HIV risk differences between african-american and white men who have sex with men.
African-American men who have sex with men remain at disproportionately greater risk for contracting human immunodeficiency virus (HIV) infection.
While high HIV seroincidence has been documented among homosexual African-American men, behavioral research has rarely studied the HIV risk issues confronting these men.
This study assessed a sample of 253 men who have sex with men to determine if African-American (n=79) and white (n=174) men report different rates of HIV risk behaviors and differ in characteristics indicative of risk.
African-American men who have sex with men were more likely to be HIV-seropositive, to report past treatment for gonorrhea and syphilis, and to have a recent unprotected sex partner known or believed to be HIV-seropositive.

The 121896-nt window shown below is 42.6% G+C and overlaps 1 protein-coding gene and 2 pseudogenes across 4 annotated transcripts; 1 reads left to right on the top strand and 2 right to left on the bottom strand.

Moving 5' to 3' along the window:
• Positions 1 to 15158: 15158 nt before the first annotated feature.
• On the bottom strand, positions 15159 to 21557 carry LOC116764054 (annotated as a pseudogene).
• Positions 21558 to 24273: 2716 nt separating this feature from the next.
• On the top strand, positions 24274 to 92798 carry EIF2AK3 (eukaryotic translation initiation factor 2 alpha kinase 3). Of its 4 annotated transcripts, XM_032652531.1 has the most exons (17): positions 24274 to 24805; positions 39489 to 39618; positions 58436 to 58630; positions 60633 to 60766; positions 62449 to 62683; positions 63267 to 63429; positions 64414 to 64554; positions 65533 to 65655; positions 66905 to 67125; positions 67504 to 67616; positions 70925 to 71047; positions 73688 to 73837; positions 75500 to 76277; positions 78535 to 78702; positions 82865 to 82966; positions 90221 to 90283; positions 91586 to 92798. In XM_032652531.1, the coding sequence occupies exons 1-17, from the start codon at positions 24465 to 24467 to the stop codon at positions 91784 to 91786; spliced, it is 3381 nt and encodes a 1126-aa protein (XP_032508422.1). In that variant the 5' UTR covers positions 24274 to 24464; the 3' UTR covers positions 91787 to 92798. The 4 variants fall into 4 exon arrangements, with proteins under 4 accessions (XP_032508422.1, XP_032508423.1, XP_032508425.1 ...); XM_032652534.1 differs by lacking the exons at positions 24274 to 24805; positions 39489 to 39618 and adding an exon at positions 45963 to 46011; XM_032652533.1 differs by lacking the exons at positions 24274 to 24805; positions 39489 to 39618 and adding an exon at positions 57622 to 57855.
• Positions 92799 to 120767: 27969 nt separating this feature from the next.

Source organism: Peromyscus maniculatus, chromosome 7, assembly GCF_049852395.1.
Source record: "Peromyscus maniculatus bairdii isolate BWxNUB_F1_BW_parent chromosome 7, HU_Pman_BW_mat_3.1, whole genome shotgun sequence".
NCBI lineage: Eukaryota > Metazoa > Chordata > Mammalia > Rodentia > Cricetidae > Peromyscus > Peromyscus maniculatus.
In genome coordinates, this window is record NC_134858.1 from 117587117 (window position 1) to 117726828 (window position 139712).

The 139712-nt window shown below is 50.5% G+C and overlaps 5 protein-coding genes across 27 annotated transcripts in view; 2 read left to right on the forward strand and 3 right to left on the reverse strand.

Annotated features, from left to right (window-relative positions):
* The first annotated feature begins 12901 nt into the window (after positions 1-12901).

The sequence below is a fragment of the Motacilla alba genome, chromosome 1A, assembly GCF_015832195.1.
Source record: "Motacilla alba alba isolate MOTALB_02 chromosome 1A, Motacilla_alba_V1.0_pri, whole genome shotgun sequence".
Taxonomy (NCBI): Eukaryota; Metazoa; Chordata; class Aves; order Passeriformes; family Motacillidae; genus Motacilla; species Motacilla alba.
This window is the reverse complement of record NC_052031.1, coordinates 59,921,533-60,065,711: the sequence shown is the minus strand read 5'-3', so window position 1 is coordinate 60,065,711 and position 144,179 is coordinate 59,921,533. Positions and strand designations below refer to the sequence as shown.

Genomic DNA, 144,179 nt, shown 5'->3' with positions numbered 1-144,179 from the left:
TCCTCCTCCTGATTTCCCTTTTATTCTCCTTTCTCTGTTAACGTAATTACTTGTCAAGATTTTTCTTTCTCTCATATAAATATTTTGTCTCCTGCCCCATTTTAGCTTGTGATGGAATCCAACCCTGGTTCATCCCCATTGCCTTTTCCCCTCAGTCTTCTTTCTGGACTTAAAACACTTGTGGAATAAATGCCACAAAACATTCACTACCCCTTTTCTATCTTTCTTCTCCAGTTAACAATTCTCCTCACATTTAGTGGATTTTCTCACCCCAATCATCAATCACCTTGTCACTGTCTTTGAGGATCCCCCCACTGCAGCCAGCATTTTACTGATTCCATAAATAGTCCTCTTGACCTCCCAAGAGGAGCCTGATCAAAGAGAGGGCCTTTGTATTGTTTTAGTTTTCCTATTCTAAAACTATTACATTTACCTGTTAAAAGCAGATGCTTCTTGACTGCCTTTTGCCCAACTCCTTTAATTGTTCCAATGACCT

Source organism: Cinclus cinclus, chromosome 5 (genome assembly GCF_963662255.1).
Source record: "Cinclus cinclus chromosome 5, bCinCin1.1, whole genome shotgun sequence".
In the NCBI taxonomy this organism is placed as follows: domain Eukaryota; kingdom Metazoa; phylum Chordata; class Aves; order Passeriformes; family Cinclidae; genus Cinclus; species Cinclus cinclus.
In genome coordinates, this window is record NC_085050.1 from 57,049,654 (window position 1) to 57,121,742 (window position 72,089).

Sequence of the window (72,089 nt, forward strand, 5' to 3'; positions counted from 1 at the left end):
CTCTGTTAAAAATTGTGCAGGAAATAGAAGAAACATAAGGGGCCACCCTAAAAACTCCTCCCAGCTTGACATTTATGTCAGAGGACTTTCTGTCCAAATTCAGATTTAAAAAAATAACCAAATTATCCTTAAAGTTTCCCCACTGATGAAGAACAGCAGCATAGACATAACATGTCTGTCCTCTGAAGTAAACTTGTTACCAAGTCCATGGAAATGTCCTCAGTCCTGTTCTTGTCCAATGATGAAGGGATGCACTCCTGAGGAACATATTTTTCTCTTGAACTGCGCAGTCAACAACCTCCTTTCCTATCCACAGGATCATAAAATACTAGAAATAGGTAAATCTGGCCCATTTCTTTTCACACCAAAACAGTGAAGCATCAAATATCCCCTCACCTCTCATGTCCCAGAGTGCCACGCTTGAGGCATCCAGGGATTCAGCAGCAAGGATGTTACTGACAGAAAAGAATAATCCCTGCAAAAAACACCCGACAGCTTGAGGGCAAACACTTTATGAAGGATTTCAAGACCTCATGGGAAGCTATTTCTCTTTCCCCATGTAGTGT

Multivariate analyses of covariance, controlling for group differences in age, education, and income, revealed that African-American men who have sex with men were less open about their sexual orientation, scored lower in HIV risk behavior knowledge, had more female sexual partners, and more frequently used cocaine in association with sex relative to white men who have sex with men.
Human immunodeficiency virus prevention programs tailored to the needs and risk issues of African-American men who have sex with men are needed.
Mots-clés Pascal : SIDA, Virose, Infection, Homme, Ethnie, Noir américain, Facteur risque, Comportement sexuel, Homosexualité, Etats Unis, Amérique du Nord, Amérique, Epidémiologie, Incidence, Questionnaire, Connaissance, Etude comparative, Immunopathologie, Immunodéficit
Mots-clés Pascal anglais : AIDS, Viral disease, Infection, Human, Ethnic group, Black American, Risk factor, Sexual behavior, Homosexuality, United States, North America, America, Epidemiology, Incidence, Questionnaire, Knowledge, Comparative study, Immunopathology, Immune deficiency
Notice produite par :
Inist-CNRS - Institut de l'Information Scientifique et Technique
Cote : 99-0289195
Code Inist : 002B05C02D. Création : 16/11/1999.